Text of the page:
If you are a vegetarian, vegan, pescatarian, or carnivore- not to worry. You will find something to meet your needs. Vegetarian dishes are almost as prevalent as meat dishes and tofu and tempeh are huge. Be sure you try out the fried tempeh, it’s delicious! Depending on the warung or restaurant that you choose, you will also be able to custom order your meals. Tourism is a major industry in Bali and so they aim to please.

My last piece of advice is to relax when eating. As I think back to our trip, it’s hard to think of a meal when Andrew and I didn’t spend about 2 hours sitting, talking, enjoying each other’s company, and tasting the foods. There were even a handful of meals that lasted more than 3 hours. If a place says it has free wifi, don’t trust that it will work and/or that it will be a fast connection. Instead of searching for wifi, how about you turn off your phone, put away your ipad, and sleeve your laptop. Ask the locals for ideas of things to do, stop caring what time it is exactly [use the sun as your guide instead], actually enjoy the food in front of you including the multitude of flavors [a lot of curry spice is used], and take in your surroundings. Many of our meals lasted so long simply because of the scenery—rice fields, organic farms, busy streets, night markets, temples… Bali is a wondrous place. Immerse yourself in it; the rest of the world will still be there in the morning.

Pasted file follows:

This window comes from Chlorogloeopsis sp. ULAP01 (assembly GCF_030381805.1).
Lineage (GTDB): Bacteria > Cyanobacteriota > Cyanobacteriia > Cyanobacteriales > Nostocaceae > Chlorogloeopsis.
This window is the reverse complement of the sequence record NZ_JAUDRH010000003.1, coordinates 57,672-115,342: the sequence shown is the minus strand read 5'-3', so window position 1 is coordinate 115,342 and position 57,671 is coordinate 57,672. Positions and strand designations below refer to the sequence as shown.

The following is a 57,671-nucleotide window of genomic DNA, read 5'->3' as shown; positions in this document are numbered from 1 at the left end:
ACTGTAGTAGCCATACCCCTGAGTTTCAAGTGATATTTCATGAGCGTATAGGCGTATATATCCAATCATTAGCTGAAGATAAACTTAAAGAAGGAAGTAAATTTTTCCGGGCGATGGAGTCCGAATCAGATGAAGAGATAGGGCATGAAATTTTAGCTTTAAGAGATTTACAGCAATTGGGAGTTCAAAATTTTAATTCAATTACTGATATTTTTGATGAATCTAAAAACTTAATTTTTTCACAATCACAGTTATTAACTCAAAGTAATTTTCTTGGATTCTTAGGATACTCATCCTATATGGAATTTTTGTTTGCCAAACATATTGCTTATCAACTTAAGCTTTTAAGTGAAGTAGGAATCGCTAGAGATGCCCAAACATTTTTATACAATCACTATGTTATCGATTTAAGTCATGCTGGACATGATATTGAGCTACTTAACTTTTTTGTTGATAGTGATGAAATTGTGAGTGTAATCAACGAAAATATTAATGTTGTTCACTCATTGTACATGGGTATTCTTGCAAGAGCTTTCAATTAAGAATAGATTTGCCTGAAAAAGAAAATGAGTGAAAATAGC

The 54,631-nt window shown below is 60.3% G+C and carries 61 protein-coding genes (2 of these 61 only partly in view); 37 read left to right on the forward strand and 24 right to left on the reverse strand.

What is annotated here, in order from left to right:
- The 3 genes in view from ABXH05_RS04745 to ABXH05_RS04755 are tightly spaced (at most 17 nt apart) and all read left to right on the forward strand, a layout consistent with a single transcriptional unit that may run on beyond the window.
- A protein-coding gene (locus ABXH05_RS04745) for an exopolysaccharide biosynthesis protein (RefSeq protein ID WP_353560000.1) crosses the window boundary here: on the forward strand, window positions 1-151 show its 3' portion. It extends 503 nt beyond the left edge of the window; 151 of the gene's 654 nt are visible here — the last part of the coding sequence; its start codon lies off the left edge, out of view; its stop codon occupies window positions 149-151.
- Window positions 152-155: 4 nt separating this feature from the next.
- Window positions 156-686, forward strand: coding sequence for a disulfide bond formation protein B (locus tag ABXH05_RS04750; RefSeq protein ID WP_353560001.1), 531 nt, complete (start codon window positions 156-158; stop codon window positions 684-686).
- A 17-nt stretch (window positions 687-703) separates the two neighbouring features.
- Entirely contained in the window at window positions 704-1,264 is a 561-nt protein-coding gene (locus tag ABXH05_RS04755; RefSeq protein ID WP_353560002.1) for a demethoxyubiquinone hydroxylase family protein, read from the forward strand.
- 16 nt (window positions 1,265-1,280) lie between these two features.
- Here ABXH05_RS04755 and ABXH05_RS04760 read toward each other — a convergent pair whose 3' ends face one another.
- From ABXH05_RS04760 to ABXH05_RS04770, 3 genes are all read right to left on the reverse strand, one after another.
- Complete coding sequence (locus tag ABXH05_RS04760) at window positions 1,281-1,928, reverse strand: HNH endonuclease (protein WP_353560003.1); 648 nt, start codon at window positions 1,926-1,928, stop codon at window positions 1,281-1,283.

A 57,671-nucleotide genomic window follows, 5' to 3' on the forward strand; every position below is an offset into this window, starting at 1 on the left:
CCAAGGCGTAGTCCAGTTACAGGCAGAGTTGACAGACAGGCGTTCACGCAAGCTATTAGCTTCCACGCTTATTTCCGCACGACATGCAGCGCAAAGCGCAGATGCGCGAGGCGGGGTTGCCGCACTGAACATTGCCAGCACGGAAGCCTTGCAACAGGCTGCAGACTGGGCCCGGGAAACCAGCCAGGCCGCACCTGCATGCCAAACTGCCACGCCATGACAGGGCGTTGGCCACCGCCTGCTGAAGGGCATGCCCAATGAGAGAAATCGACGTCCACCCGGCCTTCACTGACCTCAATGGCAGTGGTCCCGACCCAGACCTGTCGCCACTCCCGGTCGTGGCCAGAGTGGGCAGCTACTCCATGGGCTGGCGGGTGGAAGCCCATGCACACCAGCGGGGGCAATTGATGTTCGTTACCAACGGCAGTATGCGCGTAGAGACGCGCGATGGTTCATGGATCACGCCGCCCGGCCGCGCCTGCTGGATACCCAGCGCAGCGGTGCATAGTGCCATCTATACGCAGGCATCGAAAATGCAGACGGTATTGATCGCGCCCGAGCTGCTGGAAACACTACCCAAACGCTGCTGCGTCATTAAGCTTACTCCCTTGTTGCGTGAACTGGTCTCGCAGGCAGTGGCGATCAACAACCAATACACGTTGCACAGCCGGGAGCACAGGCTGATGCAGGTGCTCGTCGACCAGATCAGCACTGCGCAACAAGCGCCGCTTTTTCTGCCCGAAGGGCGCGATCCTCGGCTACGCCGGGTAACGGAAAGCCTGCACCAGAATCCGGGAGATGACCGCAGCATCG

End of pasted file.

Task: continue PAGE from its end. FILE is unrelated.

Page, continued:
IMG_2286 IMG_2282 IMG_2241 IMG_2238













Categories: Indonesia | Tags: , , , , , , , , , , , , , , | 2 Comments

A New Dish a Week Project: Stuffed Poblano Peppers

Farmer’s Market Goodies!